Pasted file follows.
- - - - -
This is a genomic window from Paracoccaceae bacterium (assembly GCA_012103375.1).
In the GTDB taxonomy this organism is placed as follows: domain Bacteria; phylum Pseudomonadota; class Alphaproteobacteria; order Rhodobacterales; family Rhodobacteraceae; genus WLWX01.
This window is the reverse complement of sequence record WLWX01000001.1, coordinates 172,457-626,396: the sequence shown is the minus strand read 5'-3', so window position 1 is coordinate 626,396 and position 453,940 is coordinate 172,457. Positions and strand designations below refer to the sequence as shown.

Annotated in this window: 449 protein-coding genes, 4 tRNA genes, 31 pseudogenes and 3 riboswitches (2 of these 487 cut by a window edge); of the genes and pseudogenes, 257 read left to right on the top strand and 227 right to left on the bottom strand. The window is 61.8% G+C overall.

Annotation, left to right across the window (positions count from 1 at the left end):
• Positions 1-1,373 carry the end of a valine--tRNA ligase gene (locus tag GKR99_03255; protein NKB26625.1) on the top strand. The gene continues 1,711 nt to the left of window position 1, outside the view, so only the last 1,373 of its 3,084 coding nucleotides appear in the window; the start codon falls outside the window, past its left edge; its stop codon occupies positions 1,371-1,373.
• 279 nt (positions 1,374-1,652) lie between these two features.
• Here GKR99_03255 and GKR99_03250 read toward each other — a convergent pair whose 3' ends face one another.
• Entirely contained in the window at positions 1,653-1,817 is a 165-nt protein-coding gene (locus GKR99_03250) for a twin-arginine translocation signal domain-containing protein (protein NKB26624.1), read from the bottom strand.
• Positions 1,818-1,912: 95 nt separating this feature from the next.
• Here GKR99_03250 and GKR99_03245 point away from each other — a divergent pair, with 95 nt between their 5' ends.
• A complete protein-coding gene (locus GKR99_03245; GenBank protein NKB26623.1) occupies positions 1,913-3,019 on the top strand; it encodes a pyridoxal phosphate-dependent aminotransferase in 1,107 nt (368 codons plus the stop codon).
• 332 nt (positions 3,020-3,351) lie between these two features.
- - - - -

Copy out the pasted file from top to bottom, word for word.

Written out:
This is a genomic window from Paracoccaceae bacterium (assembly GCA_012103375.1).
In the GTDB taxonomy this organism is placed as follows: domain Bacteria; phylum Pseudomonadota; class Alphaproteobacteria; order Rhodobacterales; family Rhodobacteraceae; genus WLWX01.
This window is the reverse complement of sequence record WLWX01000001.1, coordinates 172,457-626,396: the sequence shown is the minus strand read 5'-3', so window position 1 is coordinate 626,396 and position 453,940 is coordinate 172,457. Positions and strand designations below refer to the sequence as shown.

Annotated in this window: 449 protein-coding genes, 4 tRNA genes, 31 pseudogenes and 3 riboswitches (2 of these 487 cut by a window edge); of the genes and pseudogenes, 257 read left to right on the top strand and 227 right to left on the bottom strand. The window is 61.8% G+C overall.

Annotation, left to right across the window (positions count from 1 at the left end):
• Positions 1-1,373 carry the end of a valine--tRNA ligase gene (locus tag GKR99_03255; protein NKB26625.1) on the top strand. The gene continues 1,711 nt to the left of window position 1, outside the view, so only the last 1,373 of its 3,084 coding nucleotides appear in the window; the start codon falls outside the window, past its left edge; its stop codon occupies positions 1,371-1,373.
• 279 nt (positions 1,374-1,652) lie between these two features.
• Here GKR99_03255 and GKR99_03250 read toward each other — a convergent pair whose 3' ends face one another.
• Entirely contained in the window at positions 1,653-1,817 is a 165-nt protein-coding gene (locus GKR99_03250) for a twin-arginine translocation signal domain-containing protein (protein NKB26624.1), read from the bottom strand.
• Positions 1,818-1,912: 95 nt separating this feature from the next.
• Here GKR99_03250 and GKR99_03245 point away from each other — a divergent pair, with 95 nt between their 5' ends.
• A complete protein-coding gene (locus GKR99_03245; GenBank protein NKB26623.1) occupies positions 1,913-3,019 on the top strand; it encodes a pyridoxal phosphate-dependent aminotransferase in 1,107 nt (368 codons plus the stop codon).
• 332 nt (positions 3,020-3,351) lie between these two features.